by Linda Tong (UCSD):
It’s often easy to say that we care about the environment, and that we want to fight climate change. But how many of us actually go out and do something to benefit our environment, or raise awareness about the issues of sustainability? Even for those of us who take the initiative to tackle this huge topic, there are numerous challenges to working on sustainability issues. For one, there isn’t always easy access to hands-on opportunities related to sustainability. Second, there are multiple groups all trying to make a difference in preserving our environment but cohesiveness between the differing groups might be lacking. Lastly, funding for sustainability projects may be very limited. At UCSD, however, there has been much progress in dealing with these three issues. The challenges of trying to work on sustainability at UCSD have inspired the creation of many new opportunities.
Challenge 1: Ease of access to environmental service projects
Itching to do some hands-on work that helps the environment? Volunteering at the gardens on campus is an accessible and satisfying project to get involved in. Roger’s Community Garden (Revelle College), a student-led garden that serves the UCSD and San Diego community, is a popular destination. While working in Roger’s Garden, you can learn about growing organic produce, and other sustainability initiatives such as sustainable agriculture and nutrition.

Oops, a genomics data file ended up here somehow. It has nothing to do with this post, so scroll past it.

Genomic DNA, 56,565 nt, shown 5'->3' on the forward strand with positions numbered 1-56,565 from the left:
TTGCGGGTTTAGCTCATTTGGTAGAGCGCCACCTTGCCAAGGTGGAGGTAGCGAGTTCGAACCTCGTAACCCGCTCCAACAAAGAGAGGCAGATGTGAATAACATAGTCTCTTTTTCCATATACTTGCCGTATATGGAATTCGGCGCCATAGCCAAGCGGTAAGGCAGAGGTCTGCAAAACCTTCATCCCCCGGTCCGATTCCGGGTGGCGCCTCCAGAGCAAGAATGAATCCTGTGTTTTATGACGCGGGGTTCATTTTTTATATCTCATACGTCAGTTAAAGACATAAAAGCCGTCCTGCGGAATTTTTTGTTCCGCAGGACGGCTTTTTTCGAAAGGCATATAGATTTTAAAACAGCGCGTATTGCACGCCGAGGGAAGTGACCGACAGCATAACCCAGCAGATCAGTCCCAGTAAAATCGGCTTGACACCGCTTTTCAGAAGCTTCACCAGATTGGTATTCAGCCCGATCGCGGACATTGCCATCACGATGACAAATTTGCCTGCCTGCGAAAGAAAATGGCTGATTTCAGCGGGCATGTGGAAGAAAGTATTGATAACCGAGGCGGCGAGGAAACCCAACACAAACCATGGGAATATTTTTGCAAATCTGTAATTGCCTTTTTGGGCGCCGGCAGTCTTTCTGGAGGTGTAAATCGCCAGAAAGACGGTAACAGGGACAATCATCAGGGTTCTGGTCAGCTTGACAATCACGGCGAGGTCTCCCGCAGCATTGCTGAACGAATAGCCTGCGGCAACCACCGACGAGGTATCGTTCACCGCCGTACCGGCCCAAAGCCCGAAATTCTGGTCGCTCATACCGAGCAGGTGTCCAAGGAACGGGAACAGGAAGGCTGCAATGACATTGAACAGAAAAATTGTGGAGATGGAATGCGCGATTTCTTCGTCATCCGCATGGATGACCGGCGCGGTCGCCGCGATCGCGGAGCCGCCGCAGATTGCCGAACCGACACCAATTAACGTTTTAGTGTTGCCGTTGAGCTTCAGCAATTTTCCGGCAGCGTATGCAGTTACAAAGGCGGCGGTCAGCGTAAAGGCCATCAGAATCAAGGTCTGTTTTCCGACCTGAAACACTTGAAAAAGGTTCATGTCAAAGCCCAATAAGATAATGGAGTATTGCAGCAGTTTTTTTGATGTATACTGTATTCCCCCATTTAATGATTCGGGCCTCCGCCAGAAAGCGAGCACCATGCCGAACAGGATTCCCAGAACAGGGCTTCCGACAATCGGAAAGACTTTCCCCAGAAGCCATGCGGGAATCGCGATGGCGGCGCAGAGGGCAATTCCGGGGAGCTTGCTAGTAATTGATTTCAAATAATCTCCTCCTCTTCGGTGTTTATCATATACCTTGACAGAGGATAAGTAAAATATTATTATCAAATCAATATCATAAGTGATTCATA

Challenge 2: Cohesion among the various environmental organizations
Is the sheer number of sustainability orgs on campus overwhelming? It would be helpful to have a centralized group that brings all the different orgs together—that is the goal of the Inter-Sustainability Council (overseen by representatives from the Sustainability Program Office and Student Sustainability Collective). Its purpose is to provide a way for various on-campus sustainability entities to share ideas and communicate with each other.
Challenge 3: Funding for sustainability projects
Working on a project to raise awareness of sustainability issues to students on campus can be costly. For example, purchase and installation of hydration stations were needed for reducing plastic waste. Recycling totes might be needed for resident recycling use. Lighting on-off sensors might be needed for utility savings. These materials could be funded by Green Grants, a portion of the Housing*Dining*Hospitality budget set aside for use by students or staff engaged in sustainability projects and efforts. Application instructions for Green Grants can be found on the HDH website. Students are definitely encouraged to request Green Grants!